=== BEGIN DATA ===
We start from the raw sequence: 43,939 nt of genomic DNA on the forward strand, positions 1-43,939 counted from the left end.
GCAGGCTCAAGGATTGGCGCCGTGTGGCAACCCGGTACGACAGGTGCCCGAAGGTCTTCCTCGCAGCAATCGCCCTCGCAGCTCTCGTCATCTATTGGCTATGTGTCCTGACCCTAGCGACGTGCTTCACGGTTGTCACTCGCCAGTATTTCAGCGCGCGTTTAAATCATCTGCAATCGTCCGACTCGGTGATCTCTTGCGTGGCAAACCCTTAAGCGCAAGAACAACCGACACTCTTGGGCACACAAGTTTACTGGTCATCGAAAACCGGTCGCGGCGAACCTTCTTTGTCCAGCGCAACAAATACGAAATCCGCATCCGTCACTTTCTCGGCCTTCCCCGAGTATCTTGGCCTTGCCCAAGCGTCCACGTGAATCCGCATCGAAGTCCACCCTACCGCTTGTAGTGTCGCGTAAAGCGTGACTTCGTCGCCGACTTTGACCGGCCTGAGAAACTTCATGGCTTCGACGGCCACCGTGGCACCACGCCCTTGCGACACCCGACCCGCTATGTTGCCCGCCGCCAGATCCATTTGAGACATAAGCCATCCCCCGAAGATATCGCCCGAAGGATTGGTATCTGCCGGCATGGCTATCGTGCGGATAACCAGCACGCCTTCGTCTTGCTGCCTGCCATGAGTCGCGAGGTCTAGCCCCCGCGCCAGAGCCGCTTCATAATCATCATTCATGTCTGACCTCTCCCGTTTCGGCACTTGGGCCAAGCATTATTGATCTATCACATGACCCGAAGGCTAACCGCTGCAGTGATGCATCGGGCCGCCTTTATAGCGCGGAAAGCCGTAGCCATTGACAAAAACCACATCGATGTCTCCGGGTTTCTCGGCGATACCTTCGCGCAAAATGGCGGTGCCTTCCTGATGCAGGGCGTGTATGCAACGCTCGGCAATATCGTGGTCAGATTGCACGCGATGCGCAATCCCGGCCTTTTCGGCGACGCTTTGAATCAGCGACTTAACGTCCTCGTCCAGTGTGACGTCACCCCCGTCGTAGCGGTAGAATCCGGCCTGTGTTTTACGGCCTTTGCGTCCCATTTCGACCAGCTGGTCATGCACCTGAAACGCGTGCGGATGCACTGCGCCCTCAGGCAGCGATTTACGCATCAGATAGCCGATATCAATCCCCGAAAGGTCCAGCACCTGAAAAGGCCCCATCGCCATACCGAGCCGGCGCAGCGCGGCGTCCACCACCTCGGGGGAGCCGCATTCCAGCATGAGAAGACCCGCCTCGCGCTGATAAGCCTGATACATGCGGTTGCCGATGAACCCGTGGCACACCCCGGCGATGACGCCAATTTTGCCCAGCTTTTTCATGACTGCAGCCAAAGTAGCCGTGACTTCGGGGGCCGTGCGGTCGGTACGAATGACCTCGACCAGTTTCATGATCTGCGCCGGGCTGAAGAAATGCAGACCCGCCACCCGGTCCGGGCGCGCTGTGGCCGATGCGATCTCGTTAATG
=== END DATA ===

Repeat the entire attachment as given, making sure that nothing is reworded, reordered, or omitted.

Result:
We start from the raw sequence: 43,939 nt of genomic DNA on the forward strand, positions 1-43,939 counted from the left end.
GCAGGCTCAAGGATTGGCGCCGTGTGGCAACCCGGTACGACAGGTGCCCGAAGGTCTTCCTCGCAGCAATCGCCCTCGCAGCTCTCGTCATCTATTGGCTATGTGTCCTGACCCTAGCGACGTGCTTCACGGTTGTCACTCGCCAGTATTTCAGCGCGCGTTTAAATCATCTGCAATCGTCCGACTCGGTGATCTCTTGCGTGGCAAACCCTTAAGCGCAAGAACAACCGACACTCTTGGGCACACAAGTTTACTGGTCATCGAAAACCGGTCGCGGCGAACCTTCTTTGTCCAGCGCAACAAATACGAAATCCGCATCCGTCACTTTCTCGGCCTTCCCCGAGTATCTTGGCCTTGCCCAAGCGTCCACGTGAATCCGCATCGAAGTCCACCCTACCGCTTGTAGTGTCGCGTAAAGCGTGACTTCGTCGCCGACTTTGACCGGCCTGAGAAACTTCATGGCTTCGACGGCCACCGTGGCACCACGCCCTTGCGACACCCGACCCGCTATGTTGCCCGCCGCCAGATCCATTTGAGACATAAGCCATCCCCCGAAGATATCGCCCGAAGGATTGGTATCTGCCGGCATGGCTATCGTGCGGATAACCAGCACGCCTTCGTCTTGCTGCCTGCCATGAGTCGCGAGGTCTAGCCCCCGCGCCAGAGCCGCTTCATAATCATCATTCATGTCTGACCTCTCCCGTTTCGGCACTTGGGCCAAGCATTATTGATCTATCACATGACCCGAAGGCTAACCGCTGCAGTGATGCATCGGGCCGCCTTTATAGCGCGGAAAGCCGTAGCCATTGACAAAAACCACATCGATGTCTCCGGGTTTCTCGGCGATACCTTCGCGCAAAATGGCGGTGCCTTCCTGATGCAGGGCGTGTATGCAACGCTCGGCAATATCGTGGTCAGATTGCACGCGATGCGCAATCCCGGCCTTTTCGGCGACGCTTTGAATCAGCGACTTAACGTCCTCGTCCAGTGTGACGTCACCCCCGTCGTAGCGGTAGAATCCGGCCTGTGTTTTACGGCCTTTGCGTCCCATTTCGACCAGCTGGTCATGCACCTGAAACGCGTGCGGATGCACTGCGCCCTCAGGCAGCGATTTACGCATCAGATAGCCGATATCAATCCCCGAAAGGTCCAGCACCTGAAAAGGCCCCATCGCCATACCGAGCCGGCGCAGCGCGGCGTCCACCACCTCGGGGGAGCCGCATTCCAGCATGAGAAGACCCGCCTCGCGCTGATAAGCCTGATACATGCGGTTGCCGATGAACCCGTGGCACACCCCGGCGATGACGCCAATTTTGCCCAGCTTTTTCATGACTGCAGCCAAAGTAGCCGTGACTTCGGGGGCCGTGCGGTCGGTACGAATGACCTCGACCAGTTTCATGATCTGCGCCGGGCTGAAGAAATGCAGACCCGCCACCCGGTCCGGGCGCGCTGTGGCCGATGCGATCTCGTTAATG